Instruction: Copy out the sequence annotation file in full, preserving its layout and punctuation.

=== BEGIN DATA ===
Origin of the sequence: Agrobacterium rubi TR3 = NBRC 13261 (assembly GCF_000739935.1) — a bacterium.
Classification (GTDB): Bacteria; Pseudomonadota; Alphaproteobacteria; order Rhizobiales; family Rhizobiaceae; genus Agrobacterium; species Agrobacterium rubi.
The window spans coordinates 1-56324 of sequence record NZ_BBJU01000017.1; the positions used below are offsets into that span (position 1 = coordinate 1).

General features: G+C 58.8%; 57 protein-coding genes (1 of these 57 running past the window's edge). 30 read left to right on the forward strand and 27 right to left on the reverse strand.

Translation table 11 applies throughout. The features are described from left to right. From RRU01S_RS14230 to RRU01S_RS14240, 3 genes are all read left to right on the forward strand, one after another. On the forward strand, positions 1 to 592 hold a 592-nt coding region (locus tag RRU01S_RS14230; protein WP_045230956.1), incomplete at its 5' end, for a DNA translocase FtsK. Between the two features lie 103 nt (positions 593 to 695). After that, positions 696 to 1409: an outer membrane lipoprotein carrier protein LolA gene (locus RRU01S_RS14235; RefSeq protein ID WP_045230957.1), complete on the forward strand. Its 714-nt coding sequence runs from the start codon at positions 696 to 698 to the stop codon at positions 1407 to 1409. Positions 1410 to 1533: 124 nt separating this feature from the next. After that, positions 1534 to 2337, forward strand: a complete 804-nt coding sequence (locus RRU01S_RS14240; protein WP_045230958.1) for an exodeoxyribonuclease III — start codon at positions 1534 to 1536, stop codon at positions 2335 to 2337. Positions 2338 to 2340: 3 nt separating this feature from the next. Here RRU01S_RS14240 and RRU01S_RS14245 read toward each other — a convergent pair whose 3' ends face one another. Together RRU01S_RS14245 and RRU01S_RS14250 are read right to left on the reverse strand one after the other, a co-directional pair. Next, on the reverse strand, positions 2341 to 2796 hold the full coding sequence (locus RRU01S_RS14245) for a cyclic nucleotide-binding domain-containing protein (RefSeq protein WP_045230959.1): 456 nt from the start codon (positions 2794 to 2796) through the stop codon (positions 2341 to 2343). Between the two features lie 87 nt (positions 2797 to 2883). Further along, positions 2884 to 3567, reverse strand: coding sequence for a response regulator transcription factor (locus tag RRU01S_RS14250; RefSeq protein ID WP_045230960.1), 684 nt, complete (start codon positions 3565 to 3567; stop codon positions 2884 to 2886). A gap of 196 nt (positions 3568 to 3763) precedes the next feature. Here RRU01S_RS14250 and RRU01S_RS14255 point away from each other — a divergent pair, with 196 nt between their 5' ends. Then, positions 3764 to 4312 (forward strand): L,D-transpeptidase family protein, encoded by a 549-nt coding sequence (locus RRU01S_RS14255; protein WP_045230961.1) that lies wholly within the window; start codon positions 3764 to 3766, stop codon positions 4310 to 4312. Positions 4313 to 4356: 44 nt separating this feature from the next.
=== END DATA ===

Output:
Origin of the sequence: Agrobacterium rubi TR3 = NBRC 13261 (assembly GCF_000739935.1) — a bacterium.
Classification (GTDB): Bacteria; Pseudomonadota; Alphaproteobacteria; order Rhizobiales; family Rhizobiaceae; genus Agrobacterium; species Agrobacterium rubi.
The window spans coordinates 1-56324 of sequence record NZ_BBJU01000017.1; the positions used below are offsets into that span (position 1 = coordinate 1).

General features: G+C 58.8%; 57 protein-coding genes (1 of these 57 running past the window's edge). 30 read left to right on the forward strand and 27 right to left on the reverse strand.

Translation table 11 applies throughout. The features are described from left to right. From RRU01S_RS14230 to RRU01S_RS14240, 3 genes are all read left to right on the forward strand, one after another. On the forward strand, positions 1 to 592 hold a 592-nt coding region (locus tag RRU01S_RS14230; protein WP_045230956.1), incomplete at its 5' end, for a DNA translocase FtsK. Between the two features lie 103 nt (positions 593 to 695). After that, positions 696 to 1409: an outer membrane lipoprotein carrier protein LolA gene (locus RRU01S_RS14235; RefSeq protein ID WP_045230957.1), complete on the forward strand. Its 714-nt coding sequence runs from the start codon at positions 696 to 698 to the stop codon at positions 1407 to 1409. Positions 1410 to 1533: 124 nt separating this feature from the next. After that, positions 1534 to 2337, forward strand: a complete 804-nt coding sequence (locus RRU01S_RS14240; protein WP_045230958.1) for an exodeoxyribonuclease III — start codon at positions 1534 to 1536, stop codon at positions 2335 to 2337. Positions 2338 to 2340: 3 nt separating this feature from the next. Here RRU01S_RS14240 and RRU01S_RS14245 read toward each other — a convergent pair whose 3' ends face one another. Together RRU01S_RS14245 and RRU01S_RS14250 are read right to left on the reverse strand one after the other, a co-directional pair. Next, on the reverse strand, positions 2341 to 2796 hold the full coding sequence (locus RRU01S_RS14245) for a cyclic nucleotide-binding domain-containing protein (RefSeq protein WP_045230959.1): 456 nt from the start codon (positions 2794 to 2796) through the stop codon (positions 2341 to 2343). Between the two features lie 87 nt (positions 2797 to 2883). Further along, positions 2884 to 3567, reverse strand: coding sequence for a response regulator transcription factor (locus tag RRU01S_RS14250; RefSeq protein ID WP_045230960.1), 684 nt, complete (start codon positions 3565 to 3567; stop codon positions 2884 to 2886). A gap of 196 nt (positions 3568 to 3763) precedes the next feature. Here RRU01S_RS14250 and RRU01S_RS14255 point away from each other — a divergent pair, with 196 nt between their 5' ends. Then, positions 3764 to 4312 (forward strand): L,D-transpeptidase family protein, encoded by a 549-nt coding sequence (locus RRU01S_RS14255; protein WP_045230961.1) that lies wholly within the window; start codon positions 3764 to 3766, stop codon positions 4310 to 4312. Positions 4313 to 4356: 44 nt separating this feature from the next.